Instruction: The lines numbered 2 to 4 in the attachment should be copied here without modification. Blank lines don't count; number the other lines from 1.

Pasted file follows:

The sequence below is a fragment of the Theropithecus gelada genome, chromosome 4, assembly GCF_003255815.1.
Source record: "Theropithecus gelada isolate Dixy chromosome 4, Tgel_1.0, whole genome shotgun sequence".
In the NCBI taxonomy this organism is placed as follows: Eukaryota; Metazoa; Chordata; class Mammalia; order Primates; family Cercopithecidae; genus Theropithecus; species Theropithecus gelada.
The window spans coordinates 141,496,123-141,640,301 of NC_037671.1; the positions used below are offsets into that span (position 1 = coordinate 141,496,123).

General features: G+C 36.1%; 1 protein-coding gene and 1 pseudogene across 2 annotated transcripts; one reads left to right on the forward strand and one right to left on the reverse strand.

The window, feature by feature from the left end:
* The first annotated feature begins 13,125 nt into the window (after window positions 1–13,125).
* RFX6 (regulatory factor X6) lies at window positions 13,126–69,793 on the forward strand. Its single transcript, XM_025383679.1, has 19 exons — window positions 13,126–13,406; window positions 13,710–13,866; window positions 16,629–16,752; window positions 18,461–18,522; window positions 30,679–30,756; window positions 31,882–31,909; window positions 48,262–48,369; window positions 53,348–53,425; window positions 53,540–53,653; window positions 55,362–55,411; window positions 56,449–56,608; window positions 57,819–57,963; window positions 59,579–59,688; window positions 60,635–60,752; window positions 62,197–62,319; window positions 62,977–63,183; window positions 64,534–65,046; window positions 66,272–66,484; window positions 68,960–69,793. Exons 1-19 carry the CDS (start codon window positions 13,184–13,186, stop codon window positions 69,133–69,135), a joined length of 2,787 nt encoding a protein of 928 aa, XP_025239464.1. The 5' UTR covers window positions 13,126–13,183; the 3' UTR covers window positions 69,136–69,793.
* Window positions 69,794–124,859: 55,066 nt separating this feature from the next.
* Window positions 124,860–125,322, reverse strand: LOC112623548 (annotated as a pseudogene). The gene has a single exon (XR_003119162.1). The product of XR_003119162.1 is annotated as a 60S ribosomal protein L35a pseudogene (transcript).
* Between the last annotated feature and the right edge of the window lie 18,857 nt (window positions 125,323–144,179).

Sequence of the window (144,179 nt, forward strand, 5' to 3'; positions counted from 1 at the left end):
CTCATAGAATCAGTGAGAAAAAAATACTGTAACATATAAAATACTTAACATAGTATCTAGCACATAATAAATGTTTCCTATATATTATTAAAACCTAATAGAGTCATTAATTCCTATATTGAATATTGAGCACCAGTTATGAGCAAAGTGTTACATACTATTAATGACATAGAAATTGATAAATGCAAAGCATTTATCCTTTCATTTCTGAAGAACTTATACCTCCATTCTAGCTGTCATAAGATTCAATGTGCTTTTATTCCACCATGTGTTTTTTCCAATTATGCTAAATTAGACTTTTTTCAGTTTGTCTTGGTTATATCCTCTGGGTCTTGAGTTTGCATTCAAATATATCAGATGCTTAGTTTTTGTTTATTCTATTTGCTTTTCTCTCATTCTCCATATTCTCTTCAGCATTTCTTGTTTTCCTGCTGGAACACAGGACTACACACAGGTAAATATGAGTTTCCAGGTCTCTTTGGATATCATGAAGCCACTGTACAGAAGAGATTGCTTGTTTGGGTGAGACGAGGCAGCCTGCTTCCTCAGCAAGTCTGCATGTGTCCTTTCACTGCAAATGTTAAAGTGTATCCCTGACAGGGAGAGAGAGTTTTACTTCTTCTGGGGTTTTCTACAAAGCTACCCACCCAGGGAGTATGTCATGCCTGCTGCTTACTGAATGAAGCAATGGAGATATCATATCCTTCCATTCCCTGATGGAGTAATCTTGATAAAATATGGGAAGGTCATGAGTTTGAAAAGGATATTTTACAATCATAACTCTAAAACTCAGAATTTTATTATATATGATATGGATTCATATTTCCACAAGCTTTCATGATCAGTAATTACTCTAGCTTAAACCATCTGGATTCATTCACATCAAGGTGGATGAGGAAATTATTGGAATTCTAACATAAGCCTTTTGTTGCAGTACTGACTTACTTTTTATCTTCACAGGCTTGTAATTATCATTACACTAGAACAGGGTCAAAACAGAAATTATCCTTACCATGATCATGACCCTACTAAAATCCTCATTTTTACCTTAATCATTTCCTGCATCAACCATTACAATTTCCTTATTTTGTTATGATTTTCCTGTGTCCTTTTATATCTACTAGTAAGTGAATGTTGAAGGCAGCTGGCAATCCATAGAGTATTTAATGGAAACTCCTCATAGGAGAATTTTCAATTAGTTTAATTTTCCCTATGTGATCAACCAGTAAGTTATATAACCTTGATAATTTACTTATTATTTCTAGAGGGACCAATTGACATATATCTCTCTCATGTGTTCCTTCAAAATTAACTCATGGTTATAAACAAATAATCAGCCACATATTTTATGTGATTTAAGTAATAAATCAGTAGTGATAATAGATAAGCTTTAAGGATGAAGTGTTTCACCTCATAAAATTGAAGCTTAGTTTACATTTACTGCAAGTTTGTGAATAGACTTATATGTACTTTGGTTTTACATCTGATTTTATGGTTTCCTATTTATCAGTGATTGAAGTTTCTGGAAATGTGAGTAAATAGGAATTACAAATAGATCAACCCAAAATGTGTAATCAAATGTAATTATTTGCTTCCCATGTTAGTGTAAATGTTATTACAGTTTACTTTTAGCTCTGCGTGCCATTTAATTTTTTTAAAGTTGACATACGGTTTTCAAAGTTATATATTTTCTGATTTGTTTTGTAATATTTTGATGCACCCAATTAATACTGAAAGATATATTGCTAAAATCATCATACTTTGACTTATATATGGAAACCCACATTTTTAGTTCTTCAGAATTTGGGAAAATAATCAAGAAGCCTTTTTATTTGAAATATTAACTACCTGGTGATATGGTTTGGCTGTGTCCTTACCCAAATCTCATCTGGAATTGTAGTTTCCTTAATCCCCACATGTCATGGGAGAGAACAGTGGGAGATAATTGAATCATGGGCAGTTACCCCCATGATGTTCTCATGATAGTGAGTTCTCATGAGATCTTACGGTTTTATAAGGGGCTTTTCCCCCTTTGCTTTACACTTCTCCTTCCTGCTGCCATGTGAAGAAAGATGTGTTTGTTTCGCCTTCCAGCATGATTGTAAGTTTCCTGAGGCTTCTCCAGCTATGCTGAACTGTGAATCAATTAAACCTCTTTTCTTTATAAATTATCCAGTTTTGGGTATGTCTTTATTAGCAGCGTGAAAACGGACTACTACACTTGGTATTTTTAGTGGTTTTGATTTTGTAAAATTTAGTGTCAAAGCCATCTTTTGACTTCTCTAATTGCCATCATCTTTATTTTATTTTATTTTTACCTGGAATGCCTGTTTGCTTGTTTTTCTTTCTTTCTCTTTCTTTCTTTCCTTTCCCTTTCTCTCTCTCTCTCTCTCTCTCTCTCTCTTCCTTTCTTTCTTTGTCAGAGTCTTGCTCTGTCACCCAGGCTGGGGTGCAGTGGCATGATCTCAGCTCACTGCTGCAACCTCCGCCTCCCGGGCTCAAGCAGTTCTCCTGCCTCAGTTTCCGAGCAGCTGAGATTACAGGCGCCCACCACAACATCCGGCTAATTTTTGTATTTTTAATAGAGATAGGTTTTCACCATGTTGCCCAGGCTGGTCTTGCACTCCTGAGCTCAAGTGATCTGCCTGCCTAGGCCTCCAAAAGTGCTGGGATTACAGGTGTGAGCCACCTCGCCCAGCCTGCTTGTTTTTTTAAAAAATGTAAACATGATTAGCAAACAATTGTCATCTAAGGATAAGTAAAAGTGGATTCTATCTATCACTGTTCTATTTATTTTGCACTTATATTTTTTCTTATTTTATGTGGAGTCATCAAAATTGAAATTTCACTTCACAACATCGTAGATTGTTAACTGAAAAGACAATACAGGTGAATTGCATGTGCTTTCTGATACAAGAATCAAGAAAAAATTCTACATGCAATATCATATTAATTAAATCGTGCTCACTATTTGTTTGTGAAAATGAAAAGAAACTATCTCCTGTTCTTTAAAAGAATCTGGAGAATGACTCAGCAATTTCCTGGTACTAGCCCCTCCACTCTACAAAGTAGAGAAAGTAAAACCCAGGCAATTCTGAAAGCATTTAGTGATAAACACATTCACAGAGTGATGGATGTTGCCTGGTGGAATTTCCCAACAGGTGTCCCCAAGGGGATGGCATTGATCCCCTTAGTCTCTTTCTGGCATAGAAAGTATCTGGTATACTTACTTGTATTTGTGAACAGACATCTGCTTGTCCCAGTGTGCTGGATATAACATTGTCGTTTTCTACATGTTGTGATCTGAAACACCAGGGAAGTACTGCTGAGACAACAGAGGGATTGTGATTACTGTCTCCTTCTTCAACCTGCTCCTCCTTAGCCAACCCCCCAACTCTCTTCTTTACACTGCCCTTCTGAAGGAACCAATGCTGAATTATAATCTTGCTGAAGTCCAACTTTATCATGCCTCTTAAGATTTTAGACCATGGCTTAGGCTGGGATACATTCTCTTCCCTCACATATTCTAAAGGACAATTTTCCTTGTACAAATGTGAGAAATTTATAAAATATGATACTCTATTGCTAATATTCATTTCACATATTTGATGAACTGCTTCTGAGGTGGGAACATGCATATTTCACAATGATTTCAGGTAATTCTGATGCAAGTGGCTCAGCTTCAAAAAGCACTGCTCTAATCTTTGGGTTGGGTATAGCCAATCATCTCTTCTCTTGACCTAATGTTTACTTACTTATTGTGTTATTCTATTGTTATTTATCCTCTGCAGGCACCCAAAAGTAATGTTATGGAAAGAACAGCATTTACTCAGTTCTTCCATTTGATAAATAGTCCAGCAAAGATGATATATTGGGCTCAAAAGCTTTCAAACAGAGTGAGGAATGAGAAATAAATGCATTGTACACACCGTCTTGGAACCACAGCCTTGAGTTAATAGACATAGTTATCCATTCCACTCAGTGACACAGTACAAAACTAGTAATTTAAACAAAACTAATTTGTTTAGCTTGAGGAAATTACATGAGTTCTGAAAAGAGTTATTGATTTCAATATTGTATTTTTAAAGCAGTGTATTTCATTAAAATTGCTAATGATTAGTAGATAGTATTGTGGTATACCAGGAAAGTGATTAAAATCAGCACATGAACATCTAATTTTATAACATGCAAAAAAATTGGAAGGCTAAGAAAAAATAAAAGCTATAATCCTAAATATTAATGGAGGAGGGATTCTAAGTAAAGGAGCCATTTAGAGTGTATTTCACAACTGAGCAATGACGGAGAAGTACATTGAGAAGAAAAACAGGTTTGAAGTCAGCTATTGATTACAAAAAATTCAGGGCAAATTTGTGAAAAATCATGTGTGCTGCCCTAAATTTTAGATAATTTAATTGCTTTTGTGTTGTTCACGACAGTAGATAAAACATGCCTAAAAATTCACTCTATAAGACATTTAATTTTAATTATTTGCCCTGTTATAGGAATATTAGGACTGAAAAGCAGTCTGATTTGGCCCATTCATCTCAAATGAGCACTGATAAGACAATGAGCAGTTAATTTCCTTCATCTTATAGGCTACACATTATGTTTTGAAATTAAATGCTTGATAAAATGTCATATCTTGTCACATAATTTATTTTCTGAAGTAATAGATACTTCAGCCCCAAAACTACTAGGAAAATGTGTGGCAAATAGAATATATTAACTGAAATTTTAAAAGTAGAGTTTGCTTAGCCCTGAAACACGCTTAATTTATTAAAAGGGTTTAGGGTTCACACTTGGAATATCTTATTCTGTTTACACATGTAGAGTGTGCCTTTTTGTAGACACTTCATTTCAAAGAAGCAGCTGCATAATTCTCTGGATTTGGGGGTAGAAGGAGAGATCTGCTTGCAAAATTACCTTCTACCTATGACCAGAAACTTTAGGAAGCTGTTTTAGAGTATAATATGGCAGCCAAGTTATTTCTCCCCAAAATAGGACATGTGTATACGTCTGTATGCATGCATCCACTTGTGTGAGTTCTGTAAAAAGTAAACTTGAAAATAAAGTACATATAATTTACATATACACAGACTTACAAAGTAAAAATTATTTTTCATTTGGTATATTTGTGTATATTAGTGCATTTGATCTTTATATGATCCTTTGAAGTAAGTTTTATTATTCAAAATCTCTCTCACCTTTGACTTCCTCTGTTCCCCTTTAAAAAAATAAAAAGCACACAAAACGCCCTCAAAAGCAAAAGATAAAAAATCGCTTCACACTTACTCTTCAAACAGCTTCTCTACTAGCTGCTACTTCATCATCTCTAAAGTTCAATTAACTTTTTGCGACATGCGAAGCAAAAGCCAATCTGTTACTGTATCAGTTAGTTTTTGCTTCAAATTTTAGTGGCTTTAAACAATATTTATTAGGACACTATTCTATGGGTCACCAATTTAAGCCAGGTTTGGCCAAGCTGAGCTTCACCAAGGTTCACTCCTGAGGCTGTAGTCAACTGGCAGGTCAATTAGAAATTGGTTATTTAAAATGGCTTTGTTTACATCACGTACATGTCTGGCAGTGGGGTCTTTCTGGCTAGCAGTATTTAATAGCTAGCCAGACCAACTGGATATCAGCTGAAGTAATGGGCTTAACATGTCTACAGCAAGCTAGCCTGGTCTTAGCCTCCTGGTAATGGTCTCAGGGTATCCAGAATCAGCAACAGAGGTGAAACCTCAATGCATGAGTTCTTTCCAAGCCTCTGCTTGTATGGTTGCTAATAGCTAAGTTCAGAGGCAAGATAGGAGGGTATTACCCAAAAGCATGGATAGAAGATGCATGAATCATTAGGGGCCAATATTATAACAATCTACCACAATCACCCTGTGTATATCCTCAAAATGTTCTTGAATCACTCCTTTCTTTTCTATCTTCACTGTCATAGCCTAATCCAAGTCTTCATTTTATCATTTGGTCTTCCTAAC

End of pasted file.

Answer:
Source record: "Theropithecus gelada isolate Dixy chromosome 4, Tgel_1.0, whole genome shotgun sequence".
In the NCBI taxonomy this organism is placed as follows: Eukaryota; Metazoa; Chordata; class Mammalia; order Primates; family Cercopithecidae; genus Theropithecus; species Theropithecus gelada.
The window spans coordinates 141,496,123-141,640,301 of NC_037671.1; the positions used below are offsets into that span (position 1 = coordinate 141,496,123).